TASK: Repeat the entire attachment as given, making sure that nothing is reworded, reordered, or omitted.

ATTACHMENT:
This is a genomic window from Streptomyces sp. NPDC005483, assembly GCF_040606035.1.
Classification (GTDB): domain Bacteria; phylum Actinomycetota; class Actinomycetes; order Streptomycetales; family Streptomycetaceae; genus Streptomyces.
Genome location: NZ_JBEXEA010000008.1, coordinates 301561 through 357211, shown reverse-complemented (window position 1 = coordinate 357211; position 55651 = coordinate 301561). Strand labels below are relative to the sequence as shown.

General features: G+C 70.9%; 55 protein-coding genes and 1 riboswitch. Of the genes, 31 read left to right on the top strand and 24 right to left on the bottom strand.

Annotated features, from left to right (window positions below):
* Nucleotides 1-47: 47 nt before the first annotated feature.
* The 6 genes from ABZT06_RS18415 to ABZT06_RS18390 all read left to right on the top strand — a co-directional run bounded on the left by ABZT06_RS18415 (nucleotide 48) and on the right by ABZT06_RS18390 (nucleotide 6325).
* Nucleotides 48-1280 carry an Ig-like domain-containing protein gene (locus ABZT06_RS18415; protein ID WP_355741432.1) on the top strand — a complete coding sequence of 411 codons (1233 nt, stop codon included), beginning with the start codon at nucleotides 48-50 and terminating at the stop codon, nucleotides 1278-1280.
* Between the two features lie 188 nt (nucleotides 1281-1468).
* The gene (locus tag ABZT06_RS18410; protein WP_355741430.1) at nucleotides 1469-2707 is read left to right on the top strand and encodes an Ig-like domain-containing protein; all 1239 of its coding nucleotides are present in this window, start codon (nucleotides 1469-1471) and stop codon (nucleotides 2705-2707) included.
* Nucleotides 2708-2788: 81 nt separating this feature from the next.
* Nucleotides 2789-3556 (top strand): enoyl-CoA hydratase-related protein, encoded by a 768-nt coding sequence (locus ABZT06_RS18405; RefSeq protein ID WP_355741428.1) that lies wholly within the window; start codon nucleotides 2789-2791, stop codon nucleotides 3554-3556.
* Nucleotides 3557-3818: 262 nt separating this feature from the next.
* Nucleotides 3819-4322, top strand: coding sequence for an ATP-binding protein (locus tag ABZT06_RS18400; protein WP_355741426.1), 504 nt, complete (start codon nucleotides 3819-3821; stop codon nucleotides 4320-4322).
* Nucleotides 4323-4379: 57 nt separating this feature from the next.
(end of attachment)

This is a genomic window from Streptomyces sp. NPDC005483, assembly GCF_040606035.1.
Classification (GTDB): domain Bacteria; phylum Actinomycetota; class Actinomycetes; order Streptomycetales; family Streptomycetaceae; genus Streptomyces.
Genome location: NZ_JBEXEA010000008.1, coordinates 301561 through 357211, shown reverse-complemented (window position 1 = coordinate 357211; position 55651 = coordinate 301561). Strand labels below are relative to the sequence as shown.

General features: G+C 70.9%; 55 protein-coding genes and 1 riboswitch. Of the genes, 31 read left to right on the top strand and 24 right to left on the bottom strand.

Annotated features, from left to right (window positions below):
* Nucleotides 1-47: 47 nt before the first annotated feature.
* The 6 genes from ABZT06_RS18415 to ABZT06_RS18390 all read left to right on the top strand — a co-directional run bounded on the left by ABZT06_RS18415 (nucleotide 48) and on the right by ABZT06_RS18390 (nucleotide 6325).
* Nucleotides 48-1280 carry an Ig-like domain-containing protein gene (locus ABZT06_RS18415; protein ID WP_355741432.1) on the top strand — a complete coding sequence of 411 codons (1233 nt, stop codon included), beginning with the start codon at nucleotides 48-50 and terminating at the stop codon, nucleotides 1278-1280.
* Between the two features lie 188 nt (nucleotides 1281-1468).
* The gene (locus tag ABZT06_RS18410; protein WP_355741430.1) at nucleotides 1469-2707 is read left to right on the top strand and encodes an Ig-like domain-containing protein; all 1239 of its coding nucleotides are present in this window, start codon (nucleotides 1469-1471) and stop codon (nucleotides 2705-2707) included.
* Nucleotides 2708-2788: 81 nt separating this feature from the next.
* Nucleotides 2789-3556 (top strand): enoyl-CoA hydratase-related protein, encoded by a 768-nt coding sequence (locus ABZT06_RS18405; RefSeq protein ID WP_355741428.1) that lies wholly within the window; start codon nucleotides 2789-2791, stop codon nucleotides 3554-3556.
* Nucleotides 3557-3818: 262 nt separating this feature from the next.
* Nucleotides 3819-4322, top strand: coding sequence for an ATP-binding protein (locus tag ABZT06_RS18400; protein WP_355741426.1), 504 nt, complete (start codon nucleotides 3819-3821; stop codon nucleotides 4320-4322).
* Nucleotides 4323-4379: 57 nt separating this feature from the next.